Modern Housing and Urban Districts: Concepts, Cases, and Comparisons

This seminar course deals with ‘modern housing’ covering a period primarily from the 1900s to the present. It engages with ‘urban districts’ in so far as the housing projects under discussion contribute to the making of these districts, and are in-turn shaped by the districts in which they are placed. Cases will be drawn from different contexts, with emphasis on Europe, North America, and East Asia, although also including examples from the Americas, South and Southeast Asia, North Africa, the Middle East, and Oceania.

The course begins with discussions of three broad topics germane to the issue and design of contemporary housing, including 1) ideas of community and what constitutes a neighborhood across historical contexts and cultural milieu, 2) territories, types, interiors, and other landscapes dealing with the constraints and dimensions of the external context and internal life, and 3) different and constantly evolving proxies of the good life used to orient and measure the design process and outcome.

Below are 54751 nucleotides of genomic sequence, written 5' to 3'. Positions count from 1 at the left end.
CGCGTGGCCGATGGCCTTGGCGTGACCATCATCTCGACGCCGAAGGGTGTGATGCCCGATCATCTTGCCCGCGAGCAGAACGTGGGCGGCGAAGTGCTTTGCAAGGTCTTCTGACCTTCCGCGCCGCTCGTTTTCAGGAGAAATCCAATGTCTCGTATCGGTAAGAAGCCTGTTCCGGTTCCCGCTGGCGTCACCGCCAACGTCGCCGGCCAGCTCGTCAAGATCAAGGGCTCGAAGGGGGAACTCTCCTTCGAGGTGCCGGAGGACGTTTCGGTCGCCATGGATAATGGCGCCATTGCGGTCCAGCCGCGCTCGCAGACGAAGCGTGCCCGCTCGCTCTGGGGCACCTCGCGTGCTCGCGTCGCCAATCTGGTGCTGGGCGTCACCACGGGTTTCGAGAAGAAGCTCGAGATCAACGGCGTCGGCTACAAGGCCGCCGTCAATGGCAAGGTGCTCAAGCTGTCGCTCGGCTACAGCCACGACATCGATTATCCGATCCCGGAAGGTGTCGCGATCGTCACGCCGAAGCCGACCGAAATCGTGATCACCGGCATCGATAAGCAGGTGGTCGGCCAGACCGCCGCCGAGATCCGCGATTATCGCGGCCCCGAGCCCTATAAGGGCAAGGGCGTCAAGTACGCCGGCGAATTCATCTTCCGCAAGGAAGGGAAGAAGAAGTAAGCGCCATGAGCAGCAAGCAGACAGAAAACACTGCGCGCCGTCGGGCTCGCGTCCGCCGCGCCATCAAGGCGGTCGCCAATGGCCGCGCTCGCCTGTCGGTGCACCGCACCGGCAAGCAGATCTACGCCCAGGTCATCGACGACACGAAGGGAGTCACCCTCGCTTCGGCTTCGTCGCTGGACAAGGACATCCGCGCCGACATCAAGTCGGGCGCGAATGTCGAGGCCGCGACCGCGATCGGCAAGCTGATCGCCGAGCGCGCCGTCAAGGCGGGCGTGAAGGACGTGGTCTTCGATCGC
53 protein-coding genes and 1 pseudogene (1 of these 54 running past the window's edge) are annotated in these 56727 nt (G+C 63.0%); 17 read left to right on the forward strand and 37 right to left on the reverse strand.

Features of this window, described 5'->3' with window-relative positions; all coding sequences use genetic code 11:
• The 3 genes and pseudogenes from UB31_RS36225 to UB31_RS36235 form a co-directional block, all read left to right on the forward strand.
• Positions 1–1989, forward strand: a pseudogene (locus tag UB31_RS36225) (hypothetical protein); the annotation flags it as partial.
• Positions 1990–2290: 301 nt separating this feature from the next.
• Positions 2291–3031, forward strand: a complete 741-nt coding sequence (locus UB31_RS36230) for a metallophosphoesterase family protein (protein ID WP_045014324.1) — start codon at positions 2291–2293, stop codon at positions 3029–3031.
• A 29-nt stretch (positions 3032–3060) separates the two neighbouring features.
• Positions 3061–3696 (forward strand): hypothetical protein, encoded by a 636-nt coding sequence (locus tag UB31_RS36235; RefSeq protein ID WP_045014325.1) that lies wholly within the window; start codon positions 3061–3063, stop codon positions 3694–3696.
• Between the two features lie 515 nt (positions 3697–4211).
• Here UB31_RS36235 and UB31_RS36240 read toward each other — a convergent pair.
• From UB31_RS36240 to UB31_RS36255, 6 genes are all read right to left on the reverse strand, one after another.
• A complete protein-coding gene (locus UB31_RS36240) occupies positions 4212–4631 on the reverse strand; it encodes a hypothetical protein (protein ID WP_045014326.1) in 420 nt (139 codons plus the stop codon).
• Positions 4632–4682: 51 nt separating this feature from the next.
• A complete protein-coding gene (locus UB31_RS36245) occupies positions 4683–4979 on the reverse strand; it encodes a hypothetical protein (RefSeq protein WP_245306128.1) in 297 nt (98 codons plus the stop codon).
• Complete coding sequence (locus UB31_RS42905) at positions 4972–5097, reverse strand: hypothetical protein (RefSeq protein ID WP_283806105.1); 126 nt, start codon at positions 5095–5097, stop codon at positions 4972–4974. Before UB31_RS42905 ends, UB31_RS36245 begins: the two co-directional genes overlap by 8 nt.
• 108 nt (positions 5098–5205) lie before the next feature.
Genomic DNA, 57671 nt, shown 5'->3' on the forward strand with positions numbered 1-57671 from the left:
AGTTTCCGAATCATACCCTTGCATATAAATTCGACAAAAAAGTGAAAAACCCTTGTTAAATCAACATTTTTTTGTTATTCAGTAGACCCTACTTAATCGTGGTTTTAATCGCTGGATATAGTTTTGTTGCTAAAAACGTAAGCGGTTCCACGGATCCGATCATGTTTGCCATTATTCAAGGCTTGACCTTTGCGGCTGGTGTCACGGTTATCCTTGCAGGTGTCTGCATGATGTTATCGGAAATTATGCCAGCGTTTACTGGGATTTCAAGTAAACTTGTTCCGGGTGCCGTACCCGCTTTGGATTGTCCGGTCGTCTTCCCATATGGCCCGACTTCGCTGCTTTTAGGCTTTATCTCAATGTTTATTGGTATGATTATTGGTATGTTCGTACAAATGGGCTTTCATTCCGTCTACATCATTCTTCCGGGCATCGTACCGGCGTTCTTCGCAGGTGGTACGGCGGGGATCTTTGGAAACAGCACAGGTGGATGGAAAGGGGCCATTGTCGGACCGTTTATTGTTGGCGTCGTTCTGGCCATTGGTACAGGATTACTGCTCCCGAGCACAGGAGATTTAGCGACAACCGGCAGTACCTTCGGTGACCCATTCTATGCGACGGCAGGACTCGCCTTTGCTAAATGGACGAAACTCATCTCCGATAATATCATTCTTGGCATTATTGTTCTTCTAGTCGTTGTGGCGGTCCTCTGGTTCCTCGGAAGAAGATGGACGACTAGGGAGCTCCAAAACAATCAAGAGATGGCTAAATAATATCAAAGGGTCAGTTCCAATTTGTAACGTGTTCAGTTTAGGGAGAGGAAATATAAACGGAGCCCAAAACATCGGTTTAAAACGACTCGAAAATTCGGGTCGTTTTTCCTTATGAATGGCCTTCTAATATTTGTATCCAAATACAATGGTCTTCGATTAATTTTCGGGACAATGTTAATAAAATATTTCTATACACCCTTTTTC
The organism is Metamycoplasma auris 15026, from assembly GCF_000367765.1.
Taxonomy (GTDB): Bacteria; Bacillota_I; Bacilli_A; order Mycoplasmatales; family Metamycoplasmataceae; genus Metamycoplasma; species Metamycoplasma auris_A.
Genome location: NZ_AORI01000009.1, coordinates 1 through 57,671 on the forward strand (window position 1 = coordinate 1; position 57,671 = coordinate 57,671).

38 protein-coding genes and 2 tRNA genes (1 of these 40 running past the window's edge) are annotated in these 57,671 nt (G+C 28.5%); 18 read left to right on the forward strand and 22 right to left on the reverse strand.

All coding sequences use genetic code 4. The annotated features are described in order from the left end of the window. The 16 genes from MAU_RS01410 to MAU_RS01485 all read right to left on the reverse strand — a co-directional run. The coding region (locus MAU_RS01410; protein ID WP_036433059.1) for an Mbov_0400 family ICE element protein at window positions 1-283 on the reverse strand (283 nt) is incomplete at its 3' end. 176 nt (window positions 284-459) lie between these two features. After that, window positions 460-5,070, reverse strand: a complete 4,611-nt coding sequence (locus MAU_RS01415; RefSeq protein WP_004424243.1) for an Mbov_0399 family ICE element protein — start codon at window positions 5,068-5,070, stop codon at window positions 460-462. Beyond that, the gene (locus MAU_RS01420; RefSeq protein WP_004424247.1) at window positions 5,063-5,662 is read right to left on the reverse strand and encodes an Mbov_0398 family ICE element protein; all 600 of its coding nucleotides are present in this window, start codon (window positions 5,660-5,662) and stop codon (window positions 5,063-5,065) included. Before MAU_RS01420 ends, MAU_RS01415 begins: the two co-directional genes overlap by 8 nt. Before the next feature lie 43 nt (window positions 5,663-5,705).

These broad topical discussions will be followed by case studies, categorized by characteristics of the buildings or the external context they engage. In each category, contemporary examples will provide the primary focus, while precedents in and adjacent to architecture will be introduced to flesh out historical circumstances and paths of development. These categories will include: 1) urban block shapers, 2) tall towers, 3) big buildings, 4) housing and landscapes, 5) infrastructural engagements, and 6) infill and puntal interventions. We will also be joined by three guest speakers, each re-thinking how measures of good design are defined and measured.

In Spring 2023, the course will begin with the three introductory lectures, followed by six classes each focused on a specific housing category, and concluding with three guest speakers. Each class will consist of 1) a lecture, 2) student presentations, and 3) a discussion. Beyond weekly participation, contribution to in-class discussions, and preparations for Q&A sessions with guest speakers, the main deliverable of the course is to propose an original metric/measure/index of good housing/neighborhood, anchored to references, framed in terms of their usefulness, and populated with cases. Students will make an interim presentation between weeks 4-9, and a final presentation between weeks 10-12.